• along with The Special Projects Chairperson is responsible for up-to-date    documentation, affidavits and education of Therapy Dog personnel

    The Therapy Dogs teams are expected to have 1 year or more of experience with St.

    John Ambulance Therapy Dog Program. The dogs’ vaccinations are certified up-to-

    date. An affidavit is signed by the Therapy Dog personnel that their Canadian Police 

    Check has been obtained, filed with SJA and reveals no criminal behaviour and these

    records are kept up-to-date.  This Co-ordinator also notes unique characteristics of                                                                    the dog-teams – such as those dogs that are hypoallergenic.

    Each therapy dog team receives DRCISST education after they have been committed

    to DRCISST for 6 months

h) Special Projects Chairperson duties include:   

  • reviews current developments r/t psychological first aid and crisis intervention for  emergency responders
  • assists development of approved projects for DRCISST
  • ensures that the vision, mission and goals of DRCISST are consistently applied in new project development and implementation

i) Other Committees:

Resource Committee, Peer Service Committee roles and duties can be assigned to a group or individuals by the Executive Committee. 

Ad hoc committees and/or individual assignments are appointed by the executive.  The roles and duties will adapt to the needs of emergency services members and DRCISST.  The following descriptions will assist the executive and the membership to determine and review needs and assignments.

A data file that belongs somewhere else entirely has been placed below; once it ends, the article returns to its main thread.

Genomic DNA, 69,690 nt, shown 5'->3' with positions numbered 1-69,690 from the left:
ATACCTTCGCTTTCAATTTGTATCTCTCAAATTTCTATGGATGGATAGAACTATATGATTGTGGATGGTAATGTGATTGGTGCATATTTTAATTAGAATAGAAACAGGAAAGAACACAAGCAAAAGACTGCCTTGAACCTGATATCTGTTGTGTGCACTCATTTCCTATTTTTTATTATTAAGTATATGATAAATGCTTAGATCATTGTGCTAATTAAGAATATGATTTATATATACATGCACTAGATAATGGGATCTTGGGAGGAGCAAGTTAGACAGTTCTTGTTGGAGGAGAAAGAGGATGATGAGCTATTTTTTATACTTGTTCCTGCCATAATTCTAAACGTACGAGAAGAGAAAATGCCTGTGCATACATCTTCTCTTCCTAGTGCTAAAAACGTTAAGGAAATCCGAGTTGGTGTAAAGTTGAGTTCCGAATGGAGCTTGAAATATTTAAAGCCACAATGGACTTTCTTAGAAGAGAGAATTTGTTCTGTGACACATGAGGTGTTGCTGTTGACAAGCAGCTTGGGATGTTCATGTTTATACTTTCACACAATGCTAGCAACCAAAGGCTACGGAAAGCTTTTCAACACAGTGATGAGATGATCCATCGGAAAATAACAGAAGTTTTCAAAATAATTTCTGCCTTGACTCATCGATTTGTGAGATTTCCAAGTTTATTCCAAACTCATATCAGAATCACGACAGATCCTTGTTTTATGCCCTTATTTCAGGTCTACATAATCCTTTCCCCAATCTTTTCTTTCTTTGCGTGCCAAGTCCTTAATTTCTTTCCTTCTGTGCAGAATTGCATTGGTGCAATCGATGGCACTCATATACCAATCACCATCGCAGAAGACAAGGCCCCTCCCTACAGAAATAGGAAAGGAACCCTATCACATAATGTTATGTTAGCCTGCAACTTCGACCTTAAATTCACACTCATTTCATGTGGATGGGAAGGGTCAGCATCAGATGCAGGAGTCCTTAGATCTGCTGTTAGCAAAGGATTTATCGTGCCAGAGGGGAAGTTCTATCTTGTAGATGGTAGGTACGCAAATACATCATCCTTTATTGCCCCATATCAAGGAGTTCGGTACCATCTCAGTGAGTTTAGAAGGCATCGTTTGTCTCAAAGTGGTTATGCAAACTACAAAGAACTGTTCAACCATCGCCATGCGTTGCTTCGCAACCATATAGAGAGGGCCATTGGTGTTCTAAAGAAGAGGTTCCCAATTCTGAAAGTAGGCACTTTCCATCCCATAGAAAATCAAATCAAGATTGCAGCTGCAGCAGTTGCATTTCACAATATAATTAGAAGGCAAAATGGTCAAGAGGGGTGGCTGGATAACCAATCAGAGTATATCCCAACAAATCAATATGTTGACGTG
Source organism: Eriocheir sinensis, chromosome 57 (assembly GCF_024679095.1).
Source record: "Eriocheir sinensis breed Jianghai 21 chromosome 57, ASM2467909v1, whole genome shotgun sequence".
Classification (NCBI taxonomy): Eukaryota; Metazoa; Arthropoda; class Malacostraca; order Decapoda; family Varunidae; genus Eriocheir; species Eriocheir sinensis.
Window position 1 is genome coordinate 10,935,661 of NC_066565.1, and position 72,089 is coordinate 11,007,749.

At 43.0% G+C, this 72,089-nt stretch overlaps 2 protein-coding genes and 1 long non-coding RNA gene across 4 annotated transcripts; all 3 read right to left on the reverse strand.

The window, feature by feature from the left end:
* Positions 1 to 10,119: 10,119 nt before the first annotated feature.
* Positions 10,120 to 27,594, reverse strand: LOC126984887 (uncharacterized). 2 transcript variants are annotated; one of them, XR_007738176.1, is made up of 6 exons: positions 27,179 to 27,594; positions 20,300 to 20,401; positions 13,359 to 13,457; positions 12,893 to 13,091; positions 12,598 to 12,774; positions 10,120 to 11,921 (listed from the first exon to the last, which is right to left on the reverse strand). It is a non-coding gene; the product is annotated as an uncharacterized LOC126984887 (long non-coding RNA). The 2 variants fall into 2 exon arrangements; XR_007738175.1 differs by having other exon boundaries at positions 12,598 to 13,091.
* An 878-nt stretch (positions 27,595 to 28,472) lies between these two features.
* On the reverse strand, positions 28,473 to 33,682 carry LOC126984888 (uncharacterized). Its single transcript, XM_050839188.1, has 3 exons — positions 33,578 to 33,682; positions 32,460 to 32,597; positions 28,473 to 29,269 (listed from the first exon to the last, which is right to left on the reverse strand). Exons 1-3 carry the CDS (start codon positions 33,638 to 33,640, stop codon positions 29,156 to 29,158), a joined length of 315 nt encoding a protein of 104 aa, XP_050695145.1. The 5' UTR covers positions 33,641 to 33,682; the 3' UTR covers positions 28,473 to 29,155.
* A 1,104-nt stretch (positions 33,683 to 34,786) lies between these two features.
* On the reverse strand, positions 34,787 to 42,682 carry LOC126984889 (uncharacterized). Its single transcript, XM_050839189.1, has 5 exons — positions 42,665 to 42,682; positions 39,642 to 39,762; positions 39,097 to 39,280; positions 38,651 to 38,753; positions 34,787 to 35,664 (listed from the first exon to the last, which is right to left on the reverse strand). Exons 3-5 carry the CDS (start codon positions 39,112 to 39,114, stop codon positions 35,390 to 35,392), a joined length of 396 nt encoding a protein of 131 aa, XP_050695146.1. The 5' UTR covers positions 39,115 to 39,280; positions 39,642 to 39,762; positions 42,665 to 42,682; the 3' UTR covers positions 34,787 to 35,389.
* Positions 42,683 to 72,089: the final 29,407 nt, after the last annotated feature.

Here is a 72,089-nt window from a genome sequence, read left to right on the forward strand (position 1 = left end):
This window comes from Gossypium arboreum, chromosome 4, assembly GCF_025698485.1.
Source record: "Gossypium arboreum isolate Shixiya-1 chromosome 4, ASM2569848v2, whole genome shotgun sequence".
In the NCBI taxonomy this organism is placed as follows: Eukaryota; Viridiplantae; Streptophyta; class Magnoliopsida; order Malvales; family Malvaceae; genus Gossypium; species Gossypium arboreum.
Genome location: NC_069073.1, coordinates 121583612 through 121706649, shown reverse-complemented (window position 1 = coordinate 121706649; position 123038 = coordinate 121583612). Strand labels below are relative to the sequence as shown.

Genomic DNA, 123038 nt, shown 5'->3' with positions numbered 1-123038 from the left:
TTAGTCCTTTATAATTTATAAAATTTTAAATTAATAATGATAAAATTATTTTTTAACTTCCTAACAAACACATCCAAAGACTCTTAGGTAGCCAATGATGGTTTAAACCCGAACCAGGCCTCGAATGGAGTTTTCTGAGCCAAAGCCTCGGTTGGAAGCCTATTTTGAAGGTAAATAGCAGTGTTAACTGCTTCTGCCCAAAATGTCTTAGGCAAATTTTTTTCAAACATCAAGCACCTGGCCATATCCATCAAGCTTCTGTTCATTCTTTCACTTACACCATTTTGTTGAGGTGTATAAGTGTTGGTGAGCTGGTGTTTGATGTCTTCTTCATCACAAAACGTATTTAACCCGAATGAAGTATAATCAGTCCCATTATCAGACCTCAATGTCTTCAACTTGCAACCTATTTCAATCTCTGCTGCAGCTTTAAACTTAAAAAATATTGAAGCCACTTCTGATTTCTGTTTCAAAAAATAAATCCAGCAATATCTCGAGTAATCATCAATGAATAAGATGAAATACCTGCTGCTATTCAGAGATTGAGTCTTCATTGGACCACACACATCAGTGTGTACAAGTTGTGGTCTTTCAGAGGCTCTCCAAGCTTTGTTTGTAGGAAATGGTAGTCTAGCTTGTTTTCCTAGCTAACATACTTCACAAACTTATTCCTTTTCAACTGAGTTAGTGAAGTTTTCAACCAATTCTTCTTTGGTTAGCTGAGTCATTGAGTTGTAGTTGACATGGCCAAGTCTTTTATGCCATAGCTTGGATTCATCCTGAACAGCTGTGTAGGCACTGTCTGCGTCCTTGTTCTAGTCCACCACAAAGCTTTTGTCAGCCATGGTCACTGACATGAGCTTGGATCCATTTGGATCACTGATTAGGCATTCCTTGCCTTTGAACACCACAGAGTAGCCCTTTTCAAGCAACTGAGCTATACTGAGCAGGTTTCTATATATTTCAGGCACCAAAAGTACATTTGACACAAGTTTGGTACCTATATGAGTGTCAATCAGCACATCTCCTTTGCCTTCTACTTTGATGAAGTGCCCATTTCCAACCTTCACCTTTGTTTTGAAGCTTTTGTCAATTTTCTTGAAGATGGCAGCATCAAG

i) An Education Committee:

  • determines the educational and training needs of team members in consultation with the Clinical Director(s)
    • provides input for training meetings
    • is alert for new information, research and identifies special training opportunities
    • co-ordinates training for new members

ii) Resource Committee:

  • actively solicits donations
  • co-ordinates fund raising directions and momentum
  • reviews adjunctive resources such as meeting places, community places to hold interventions, community leaders to expedite problem-solving and stocks practical necessities for interventions such as the travel box with water, juices, tissues

iii) Peer Service Committee:

  • works with emergency services organizations to establish clear understanding/ education opportunities/ relevant utilization of CISM by DRCISST
  • emphasizes the importance and pivotal role of subtle, quiet, individual peer support and teaches how to contact and access peer resources
  • ensures the Peer Supporter DRCISST list is up-to-date and available on the website and by all emergency personnel in Durham Region

iv) Team Legal Advisor may be appointed by the Executive Committee and duties include:

  • reviewing organizational structure, by-laws and other written documents that govern the structure and activities of the team
  • providing advice and information concerning liability and negligence for the benefit of the team



1.  Guidelines for DRCISST Coordinators: